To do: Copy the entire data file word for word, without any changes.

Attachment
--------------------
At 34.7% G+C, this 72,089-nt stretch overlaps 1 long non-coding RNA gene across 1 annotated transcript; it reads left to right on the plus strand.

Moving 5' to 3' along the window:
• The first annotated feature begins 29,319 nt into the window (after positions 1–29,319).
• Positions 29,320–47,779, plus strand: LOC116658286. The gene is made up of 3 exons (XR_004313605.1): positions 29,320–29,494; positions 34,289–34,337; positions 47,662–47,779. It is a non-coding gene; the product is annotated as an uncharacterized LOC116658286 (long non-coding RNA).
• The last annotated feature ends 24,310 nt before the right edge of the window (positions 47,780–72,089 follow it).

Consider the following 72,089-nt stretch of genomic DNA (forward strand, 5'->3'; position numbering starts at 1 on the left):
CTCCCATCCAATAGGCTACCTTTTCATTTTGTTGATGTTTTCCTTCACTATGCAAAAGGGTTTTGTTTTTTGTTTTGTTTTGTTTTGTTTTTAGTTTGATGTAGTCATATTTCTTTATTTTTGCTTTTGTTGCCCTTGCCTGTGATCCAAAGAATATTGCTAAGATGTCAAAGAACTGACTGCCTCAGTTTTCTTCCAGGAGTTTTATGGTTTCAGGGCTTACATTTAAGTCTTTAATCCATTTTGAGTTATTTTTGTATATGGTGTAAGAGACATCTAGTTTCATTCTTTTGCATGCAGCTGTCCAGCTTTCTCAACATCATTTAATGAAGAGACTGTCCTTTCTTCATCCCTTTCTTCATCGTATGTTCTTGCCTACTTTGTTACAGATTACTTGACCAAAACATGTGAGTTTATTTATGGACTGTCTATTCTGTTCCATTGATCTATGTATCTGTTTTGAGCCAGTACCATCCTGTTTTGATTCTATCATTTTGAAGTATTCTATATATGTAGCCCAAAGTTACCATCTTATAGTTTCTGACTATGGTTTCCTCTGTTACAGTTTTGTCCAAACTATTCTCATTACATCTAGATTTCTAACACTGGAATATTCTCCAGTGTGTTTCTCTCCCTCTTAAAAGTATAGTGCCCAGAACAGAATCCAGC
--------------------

At 34.7% G+C, this 72,089-nt stretch overlaps 1 long non-coding RNA gene across 1 annotated transcript; it reads left to right on the plus strand.

Moving 5' to 3' along the window:
• The first annotated feature begins 29,319 nt into the window (after positions 1–29,319).
• Positions 29,320–47,779, plus strand: LOC116658286. The gene is made up of 3 exons (XR_004313605.1): positions 29,320–29,494; positions 34,289–34,337; positions 47,662–47,779. It is a non-coding gene; the product is annotated as an uncharacterized LOC116658286 (long non-coding RNA).
• The last annotated feature ends 24,310 nt before the right edge of the window (positions 47,780–72,089 follow it).

Consider the following 72,089-nt stretch of genomic DNA (forward strand, 5'->3'; position numbering starts at 1 on the left):
CTCCCATCCAATAGGCTACCTTTTCATTTTGTTGATGTTTTCCTTCACTATGCAAAAGGGTTTTGTTTTTTGTTTTGTTTTGTTTTGTTTTTAGTTTGATGTAGTCATATTTCTTTATTTTTGCTTTTGTTGCCCTTGCCTGTGATCCAAAGAATATTGCTAAGATGTCAAAGAACTGACTGCCTCAGTTTTCTTCCAGGAGTTTTATGGTTTCAGGGCTTACATTTAAGTCTTTAATCCATTTTGAGTTATTTTTGTATATGGTGTAAGAGACATCTAGTTTCATTCTTTTGCATGCAGCTGTCCAGCTTTCTCAACATCATTTAATGAAGAGACTGTCCTTTCTTCATCCCTTTCTTCATCGTATGTTCTTGCCTACTTTGTTACAGATTACTTGACCAAAACATGTGAGTTTATTTATGGACTGTCTATTCTGTTCCATTGATCTATGTATCTGTTTTGAGCCAGTACCATCCTGTTTTGATTCTATCATTTTGAAGTATTCTATATATGTAGCCCAAAGTTACCATCTTATAGTTTCTGACTATGGTTTCCTCTGTTACAGTTTTGTCCAAACTATTCTCATTACATCTAGATTTCTAACACTGGAATATTCTCCAGTGTGTTTCTCTCCCTCTTAAAAGTATAGTGCCCAGAACAGAATCCAGC